[top]Bridges carbon calculator

This easy to use spreadsheet tool created by Atkins for the BCSA and Tata Steel calculates the carbon footprint of typical steel composite bridges. It requires a minimum of data and preliminary design quantities to generate an initial result, which can be further refined as more information becomes available. It is accompanied by a helpful User Guide explaining exactly what the tool is, and how to use it.

The results are displayed graphically showing the relative proportions due to construction, maintenance, and traffic delays. The construction element is further sub-divided to show the proportions for the deck, substructures and foundations. This allows a bridge designer to see where the major CO2 burdens are, allowing the focus of design development to be on the big issues in terms of reducing carbon emissions.


The current version (September 2013) addresses a number of issues identified when the tool was recently used for HS2, and corrects a few other assumptions and errors that were noted during a thorough review by Atkins. The main changes include:

  • Correcting an error in calculating all reinforced concrete CO2 values
  • Correcting formwork tonnage assumptions
  • Correcting the calculation of backfill volume
  • Improving the algorithms to estimate the split of concrete volumes between abutment, pier and wingwalls, which now accounts for bridge length
  • Improved algorithm for estimating the volume of backfill based on assumed abutment heights, estimated from abutment concrete volumes
  • Corrected CO2 values from traffic delay using road closures and full diversions

[top]References

  1. BS EN 10365:2017 Hot rolled steel channels, I and H sections. Dimensions and masses. BSI
  2. BS 4-1:2005 Structural steel sections. Specification for hot-rolled sections, BSI.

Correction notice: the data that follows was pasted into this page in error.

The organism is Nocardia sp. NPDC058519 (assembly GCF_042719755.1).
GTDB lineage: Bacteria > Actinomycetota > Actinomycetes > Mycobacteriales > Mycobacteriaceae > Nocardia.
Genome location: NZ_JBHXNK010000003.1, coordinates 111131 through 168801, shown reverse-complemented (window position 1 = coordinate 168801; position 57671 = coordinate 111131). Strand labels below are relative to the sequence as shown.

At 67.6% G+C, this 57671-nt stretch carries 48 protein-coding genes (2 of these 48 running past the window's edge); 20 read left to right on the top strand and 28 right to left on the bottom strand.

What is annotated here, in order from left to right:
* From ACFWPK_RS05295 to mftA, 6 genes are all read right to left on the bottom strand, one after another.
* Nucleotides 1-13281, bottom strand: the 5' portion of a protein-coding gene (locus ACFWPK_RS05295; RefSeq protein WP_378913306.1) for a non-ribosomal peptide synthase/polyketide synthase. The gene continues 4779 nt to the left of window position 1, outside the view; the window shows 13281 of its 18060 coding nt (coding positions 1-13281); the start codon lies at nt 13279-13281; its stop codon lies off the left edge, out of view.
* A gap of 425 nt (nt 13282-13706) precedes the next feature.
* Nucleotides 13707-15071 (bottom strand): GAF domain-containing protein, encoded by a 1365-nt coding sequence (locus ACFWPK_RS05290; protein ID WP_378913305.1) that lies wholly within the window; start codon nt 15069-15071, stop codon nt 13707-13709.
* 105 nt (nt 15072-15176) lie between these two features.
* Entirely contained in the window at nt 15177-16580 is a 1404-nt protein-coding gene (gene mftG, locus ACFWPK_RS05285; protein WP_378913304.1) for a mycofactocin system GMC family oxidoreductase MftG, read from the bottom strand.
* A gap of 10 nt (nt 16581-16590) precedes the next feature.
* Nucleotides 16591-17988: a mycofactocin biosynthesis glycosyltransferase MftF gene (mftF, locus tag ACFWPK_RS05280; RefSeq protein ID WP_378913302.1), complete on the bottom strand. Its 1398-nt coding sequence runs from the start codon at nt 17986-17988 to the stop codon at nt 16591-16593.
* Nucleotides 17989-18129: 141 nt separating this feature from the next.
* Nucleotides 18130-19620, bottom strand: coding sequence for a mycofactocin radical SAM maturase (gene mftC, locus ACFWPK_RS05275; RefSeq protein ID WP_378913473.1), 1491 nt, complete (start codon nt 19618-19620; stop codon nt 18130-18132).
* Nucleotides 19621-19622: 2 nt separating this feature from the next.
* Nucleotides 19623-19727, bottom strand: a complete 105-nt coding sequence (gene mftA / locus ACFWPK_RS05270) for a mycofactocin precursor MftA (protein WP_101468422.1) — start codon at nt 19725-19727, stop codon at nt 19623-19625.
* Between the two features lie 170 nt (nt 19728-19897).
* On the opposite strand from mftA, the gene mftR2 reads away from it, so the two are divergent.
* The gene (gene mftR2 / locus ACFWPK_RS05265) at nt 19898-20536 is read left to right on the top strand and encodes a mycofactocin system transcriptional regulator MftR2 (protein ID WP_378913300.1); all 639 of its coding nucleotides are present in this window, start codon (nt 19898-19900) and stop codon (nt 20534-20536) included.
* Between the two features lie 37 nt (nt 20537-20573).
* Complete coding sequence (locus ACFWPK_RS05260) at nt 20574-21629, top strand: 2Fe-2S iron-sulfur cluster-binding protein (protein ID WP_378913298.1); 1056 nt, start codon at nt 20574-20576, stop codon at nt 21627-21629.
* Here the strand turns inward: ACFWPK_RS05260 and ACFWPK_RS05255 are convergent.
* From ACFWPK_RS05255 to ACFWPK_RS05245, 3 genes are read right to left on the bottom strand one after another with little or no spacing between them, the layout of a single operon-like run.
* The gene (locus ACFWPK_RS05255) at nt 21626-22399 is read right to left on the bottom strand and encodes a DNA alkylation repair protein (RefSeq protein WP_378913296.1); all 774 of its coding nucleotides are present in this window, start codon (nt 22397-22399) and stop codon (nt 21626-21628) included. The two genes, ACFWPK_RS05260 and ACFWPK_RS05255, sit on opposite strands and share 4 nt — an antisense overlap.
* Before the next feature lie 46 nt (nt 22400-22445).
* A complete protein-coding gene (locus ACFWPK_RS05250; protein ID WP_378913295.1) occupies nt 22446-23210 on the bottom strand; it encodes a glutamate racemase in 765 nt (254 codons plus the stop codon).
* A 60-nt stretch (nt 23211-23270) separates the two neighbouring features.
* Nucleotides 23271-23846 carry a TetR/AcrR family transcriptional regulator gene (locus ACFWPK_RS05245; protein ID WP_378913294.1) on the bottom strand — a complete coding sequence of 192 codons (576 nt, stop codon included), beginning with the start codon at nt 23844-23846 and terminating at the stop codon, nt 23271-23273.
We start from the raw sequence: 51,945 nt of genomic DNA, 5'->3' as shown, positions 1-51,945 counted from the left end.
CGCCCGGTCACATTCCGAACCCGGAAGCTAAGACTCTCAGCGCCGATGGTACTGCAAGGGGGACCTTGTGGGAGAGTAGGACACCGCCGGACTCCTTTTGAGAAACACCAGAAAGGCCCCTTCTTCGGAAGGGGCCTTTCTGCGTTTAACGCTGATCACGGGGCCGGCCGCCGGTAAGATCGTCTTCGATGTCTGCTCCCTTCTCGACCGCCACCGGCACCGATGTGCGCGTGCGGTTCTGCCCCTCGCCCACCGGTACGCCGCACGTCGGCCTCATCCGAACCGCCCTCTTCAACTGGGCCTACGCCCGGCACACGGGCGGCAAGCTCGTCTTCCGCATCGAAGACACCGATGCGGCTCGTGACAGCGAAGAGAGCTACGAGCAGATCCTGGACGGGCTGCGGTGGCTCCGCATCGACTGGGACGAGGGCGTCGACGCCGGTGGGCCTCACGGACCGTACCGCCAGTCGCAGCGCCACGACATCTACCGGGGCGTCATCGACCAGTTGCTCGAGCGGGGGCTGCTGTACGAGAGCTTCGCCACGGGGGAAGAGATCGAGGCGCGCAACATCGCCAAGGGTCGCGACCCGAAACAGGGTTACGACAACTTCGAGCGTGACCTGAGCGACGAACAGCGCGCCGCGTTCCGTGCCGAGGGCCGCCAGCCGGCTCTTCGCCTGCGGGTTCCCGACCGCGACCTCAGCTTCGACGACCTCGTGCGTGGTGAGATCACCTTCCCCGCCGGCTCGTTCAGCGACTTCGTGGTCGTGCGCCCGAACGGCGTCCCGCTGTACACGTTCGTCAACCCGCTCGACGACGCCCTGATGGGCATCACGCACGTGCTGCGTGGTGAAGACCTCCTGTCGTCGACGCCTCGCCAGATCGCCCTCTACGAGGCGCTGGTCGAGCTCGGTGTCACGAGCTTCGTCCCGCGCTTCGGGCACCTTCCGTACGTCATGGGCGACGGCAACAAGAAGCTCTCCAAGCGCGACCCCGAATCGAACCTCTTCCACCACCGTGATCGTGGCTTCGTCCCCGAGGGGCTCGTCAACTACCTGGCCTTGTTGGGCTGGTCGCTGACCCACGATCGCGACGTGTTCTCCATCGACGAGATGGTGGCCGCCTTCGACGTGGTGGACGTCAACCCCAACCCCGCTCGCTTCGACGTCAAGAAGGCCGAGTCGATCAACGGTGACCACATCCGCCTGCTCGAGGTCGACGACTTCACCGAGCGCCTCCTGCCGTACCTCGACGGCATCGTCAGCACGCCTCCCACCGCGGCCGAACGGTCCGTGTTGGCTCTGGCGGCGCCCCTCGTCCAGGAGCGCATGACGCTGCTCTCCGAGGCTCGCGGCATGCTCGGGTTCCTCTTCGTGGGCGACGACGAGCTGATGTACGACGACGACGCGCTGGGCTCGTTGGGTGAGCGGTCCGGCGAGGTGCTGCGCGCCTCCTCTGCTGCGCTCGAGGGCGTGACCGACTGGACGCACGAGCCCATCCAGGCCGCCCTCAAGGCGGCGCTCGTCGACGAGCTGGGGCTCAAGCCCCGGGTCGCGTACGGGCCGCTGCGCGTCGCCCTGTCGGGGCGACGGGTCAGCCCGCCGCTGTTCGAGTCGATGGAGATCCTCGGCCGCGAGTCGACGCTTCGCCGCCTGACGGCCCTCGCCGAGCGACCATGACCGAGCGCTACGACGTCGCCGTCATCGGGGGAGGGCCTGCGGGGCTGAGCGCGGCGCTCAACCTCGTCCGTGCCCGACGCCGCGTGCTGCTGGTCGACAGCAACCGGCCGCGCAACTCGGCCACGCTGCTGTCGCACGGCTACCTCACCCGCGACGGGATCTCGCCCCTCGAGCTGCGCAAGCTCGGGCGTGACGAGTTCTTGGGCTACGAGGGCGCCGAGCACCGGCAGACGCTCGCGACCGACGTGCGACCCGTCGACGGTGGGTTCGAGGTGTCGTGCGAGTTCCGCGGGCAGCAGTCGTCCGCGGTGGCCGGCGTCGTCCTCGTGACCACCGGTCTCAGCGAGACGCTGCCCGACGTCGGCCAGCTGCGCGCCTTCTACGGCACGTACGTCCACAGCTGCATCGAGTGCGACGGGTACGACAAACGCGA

3. BS EN 10056-1:2017 Structural steel equal and unequal leg angles. Dimensions, BSI.
  4. 4.0 4.1 BS EN 10210-2:2006 Hot finished structural hollow sections of non-alloy and fine grain steels. Tolerances, dimensions and sectional properties, BSI.
  5. BS EN 10219-2:2006 Cold formed welded structural hollow sections of non-alloy and fine grain steels. Tolerances, dimensions and sectional properties, BSI.
  6. 6.0 6.1 6.2 6.3 6.4 6.5 6.6 6.7 6.8 BS EN 1993-1-1:2005+A1:2014, Eurocode 3: Design of steel structures. General rules and rules for buildings, BSI
  7. 7.0 7.1 7.2 7.3 7.4 7.5 7.6 NA to BS EN 1993-1-1:2005+A1:2014, UK National Annex to Eurocode 3: Design of steel structures General rules and rules for buildings, BSI
  8. 8.0 8.1 BS EN 1993-1-2: 2005, Design of steel structures. General rules - structural fire design. BSI
  9. 9.0 9.1 NA to BS EN 1993-1-2: 2005, UK National Annex to Eurocode 3: Design of steel structures. General rules - structural fire design. BSI
  10. BS EN 1992-1-1:2004 Design of concrete structures. General rules and rules for buildings. BSI
  11. 11.0 11.1 BS EN 1994-1-1:2004 Eurocode 4. Design of composite steel and concrete structures. General rules and rules for buildings. BSI
  12. NA to BS EN 1992-1-1:2004, UK National Annex to Eurocode 2. Design of concrete structures. General rules and rules for buildings. BSI
  13. NA to BS EN 1994-1-1:2004 UK National Annex to Eurocode 4. Design of composite steel and concrete structures. General rules and rules for buildings. BSI
  14. 14.0 14.1 BS EN 1994-1-2:2005+A1:2014, Eurocode 4. Design of composite steel and concrete structures. General rules. Structural fire design. BSI
  15. NA to BS EN 1994-1-2:2005 UK National Annex to Eurocode 4. Design of composite steel and concrete structures. General rules. Structural fire design. BSI
  16. 16.0 16.1 BS EN 1993-1-8:2005. Eurocode 3: Design of steel structures. Design of joints, BSI
  17. 17.0 17.1 NA to BS EN 1993-1-8:2005. UK National Annex to Eurocode 3: Design of steel structures. Design of joints, BSI
  18. BS EN 1991-1-4: 2005 +A1: 2010 Eurocode 1. Actions on structures. General actions. Wind actions, BSI
  19. NA to BS EN 1991-1-4: 2005 +A1: 2010 UK National Annex to Eurocode 1. Actions on structures. General actions. Wind actions, BSI
  20. PD 6688-1-4: 2009 Background information to the National Annex to BS EN 1991-1-4 and additional guidance, BSI
  21. NA to BS EN 1994-1-2:2004 Eurocode 4. Design of composite steel and concrete structures. General rules-Structural fire design. BSI
  22. BS EN 10210-1:2006. Hot finished structural hollow sections of non-alloy and fine grain steels: Technical delivery requirements. BSI